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MEDITERRANEAN LANDSCAPES, Guest Editors: Stefan Schindler and Linda Olsvig-Whittaker

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Détails du magazine
Format
Magazine
eISSN
1805-4196
ISSN
1805-4196
Première publication
20 Jun 2008
Période de publication
3 fois par an
Langues
Anglais

Chercher

Volume 6 (2013): Edition 1 (January 2013)

Détails du magazine
Format
Magazine
eISSN
1805-4196
ISSN
1805-4196
Première publication
20 Jun 2008
Période de publication
3 fois par an
Langues
Anglais

Chercher

5 Articles
access type Accès libre

An Assessment of Leporid Research and Landscape Ecology Metrics in a European Landscape

Publié en ligne: 27 Sep 2013
Pages: 5 - 17

Résumé

Abstract

Leporids play a dynamic role in the ecosystem and assessments must be undertaken in order to improve research efforts and methods. Landscape ecology metrics are used to quantify components of leporid habitat such as vegetation structure, vegetation cover, habitat type, and fragmentation; however, the degree to which the metrics are utilized in leporid research is relatively unknown. This paper assessed fifty-three published, peer reviewed papers on leporids from various European countries on where the study was done, the species of leporid that was studied, the content of the study (i.e. what the paper focused on), the length of the study, the size of the study area, and the method of study. The quantified landscape metrics within these papers were assessed. This study found that most of the studies occurred in Spain, the European rabbit and European hare were the most studied leporids, many papers were concerned with habitat relationships, many of the studies were conducted in a year or less, many papers utilized pellet surveys and trapping, and the most common landscape metric utilized was habitat type. This survey of research on leporids highlights that there is a lack of utilizing landscape structure and function metrics such as slope, fragmentation, and edge effect. These are important variables to help connect structure and function of ecological processes in the context of leporid habitat and landscapes. It is recommended that leporid researchers and landscape planners exchange research findings so that the best planning practices can occur on the ground for the leporids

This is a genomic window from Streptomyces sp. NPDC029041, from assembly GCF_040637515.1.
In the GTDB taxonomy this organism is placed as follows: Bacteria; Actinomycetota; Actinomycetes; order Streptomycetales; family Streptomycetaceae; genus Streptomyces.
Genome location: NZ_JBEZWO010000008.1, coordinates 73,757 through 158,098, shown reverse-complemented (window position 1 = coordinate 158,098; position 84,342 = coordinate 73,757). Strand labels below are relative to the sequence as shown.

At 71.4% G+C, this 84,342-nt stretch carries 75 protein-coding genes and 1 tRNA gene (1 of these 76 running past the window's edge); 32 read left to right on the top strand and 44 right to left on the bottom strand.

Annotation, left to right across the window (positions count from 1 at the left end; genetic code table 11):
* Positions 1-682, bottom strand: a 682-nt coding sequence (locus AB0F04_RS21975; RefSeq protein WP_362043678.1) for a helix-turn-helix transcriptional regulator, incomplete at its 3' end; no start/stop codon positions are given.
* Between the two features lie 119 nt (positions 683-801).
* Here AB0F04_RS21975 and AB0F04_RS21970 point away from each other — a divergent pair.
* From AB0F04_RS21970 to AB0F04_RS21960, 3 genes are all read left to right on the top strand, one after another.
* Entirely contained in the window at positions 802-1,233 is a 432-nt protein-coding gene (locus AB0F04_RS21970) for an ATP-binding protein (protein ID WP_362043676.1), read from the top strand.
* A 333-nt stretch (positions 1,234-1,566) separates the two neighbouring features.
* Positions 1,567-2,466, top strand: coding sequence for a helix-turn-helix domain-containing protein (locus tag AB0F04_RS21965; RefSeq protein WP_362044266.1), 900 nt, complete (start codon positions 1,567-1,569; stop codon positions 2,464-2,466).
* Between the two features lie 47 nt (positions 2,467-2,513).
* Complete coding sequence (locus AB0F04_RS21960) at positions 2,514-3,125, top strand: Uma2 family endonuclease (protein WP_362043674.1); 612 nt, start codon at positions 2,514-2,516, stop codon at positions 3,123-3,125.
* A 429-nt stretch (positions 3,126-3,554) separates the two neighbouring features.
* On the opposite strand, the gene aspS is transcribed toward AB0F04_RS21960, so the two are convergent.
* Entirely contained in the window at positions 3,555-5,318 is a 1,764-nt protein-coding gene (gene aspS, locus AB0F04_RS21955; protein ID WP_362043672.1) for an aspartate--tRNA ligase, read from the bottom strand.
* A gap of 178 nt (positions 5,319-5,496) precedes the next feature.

Keywords

  • Assessment
  • Landscape Ecology
  • Leporids
  • Ecological Processes
access type Accès libre

Ants as Ecosystem Engineers in Natural Restoration of Human Made Habitats

Publié en ligne: 27 Sep 2013
Pages: 18 - 31

Résumé

Abstract

Three to four dominant seed-transporting ant species of different size categories (Tetramorium caespitum, Lasius niger, Formica rufibarbis/Formica pratensis) on the plateau of abandoned ore sedimentation basin (tailings containment) were studied as pioneer and subsequent colonisers of this industrial waste deposit, from the viewpoint of their functioning in plant seed dispersal. We examined the role of ants in primary vegetation succession. Experiments of seed removal by ants with plant species found within close proximity of tailings were related to the succession. Ant activity generates a considerable shift in the quality of the colonised surface, as they collectively act as ecosystem engineers

Keywords

  • human-made habitats
  • industrial-waste deposits
  • abandoned tailings containment
  • primary vegetation succession
  • plant species diversity
  • dispersal of plant seeds
  • ant-plant interaction
  • myrmecochory
  • ecosystem engineers
  • bioturbation
access type Accès libre

On the Spatio-Temporal Approaches Towards Conservation of Extensively Managed Rural Landscapes in Central-Eastern Europe

Publié en ligne: 27 Sep 2013
Pages: 32 - 46

Résumé

Abstract

Land-use change is one of the major drivers of global biodiversity loss, its study experiencing continuous development and increasing recognition, influencing main research directions within ecology. Many studies target the negative aspect; however, the modification of the natural environment over centuries and millennia led to the biodiversity, in its broadest sense, we are trying to conserve nowadays within cultural landscapes. This theoretical paper deals with the issue of spatial and temporal variations in extensively managed rural landscapes from Central-Eastern Europe. The constraints of the state of the art and arising challenges for biodiversity management in complex, farmed landscapes of high nature conservation value are discussed, through the example of Transylvania (Romania). The paper argues for the necessity of considering historical perspectives and traditional knowledge in an attempt to understand the current on-site conditions and developing realistic adaptive management strategies with special emphasis on the (traditional) rural communities, representing a key resource for biodiversity conservation

Mots clés

  • traditional practices
  • farmed landscapes
  • semi-natural areas
  • biodiversity conservation
access type Accès libre

Designing Migration Corridors for Large Mammals in the Czech Republic

Publié en ligne: 27 Sep 2013
Pages: 47 - 62